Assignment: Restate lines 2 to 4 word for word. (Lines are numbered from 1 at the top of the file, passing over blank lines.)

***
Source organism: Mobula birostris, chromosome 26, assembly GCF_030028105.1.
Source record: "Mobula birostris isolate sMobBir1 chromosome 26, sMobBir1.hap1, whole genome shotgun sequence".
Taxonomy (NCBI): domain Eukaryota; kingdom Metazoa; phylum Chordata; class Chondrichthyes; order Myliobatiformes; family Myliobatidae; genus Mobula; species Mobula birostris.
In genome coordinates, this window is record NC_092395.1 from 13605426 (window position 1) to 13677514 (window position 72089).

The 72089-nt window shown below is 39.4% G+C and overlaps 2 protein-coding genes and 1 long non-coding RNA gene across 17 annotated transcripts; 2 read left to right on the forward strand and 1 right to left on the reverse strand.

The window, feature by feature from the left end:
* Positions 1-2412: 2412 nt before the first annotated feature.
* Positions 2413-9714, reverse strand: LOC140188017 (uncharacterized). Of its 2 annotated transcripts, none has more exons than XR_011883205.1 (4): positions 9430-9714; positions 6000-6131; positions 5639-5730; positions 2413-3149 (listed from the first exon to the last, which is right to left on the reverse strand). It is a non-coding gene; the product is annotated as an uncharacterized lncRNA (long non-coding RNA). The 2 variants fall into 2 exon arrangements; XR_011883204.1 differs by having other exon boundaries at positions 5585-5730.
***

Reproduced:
Source record: "Mobula birostris isolate sMobBir1 chromosome 26, sMobBir1.hap1, whole genome shotgun sequence".
Taxonomy (NCBI): domain Eukaryota; kingdom Metazoa; phylum Chordata; class Chondrichthyes; order Myliobatiformes; family Myliobatidae; genus Mobula; species Mobula birostris.
In genome coordinates, this window is record NC_092395.1 from 13605426 (window position 1) to 13677514 (window position 72089).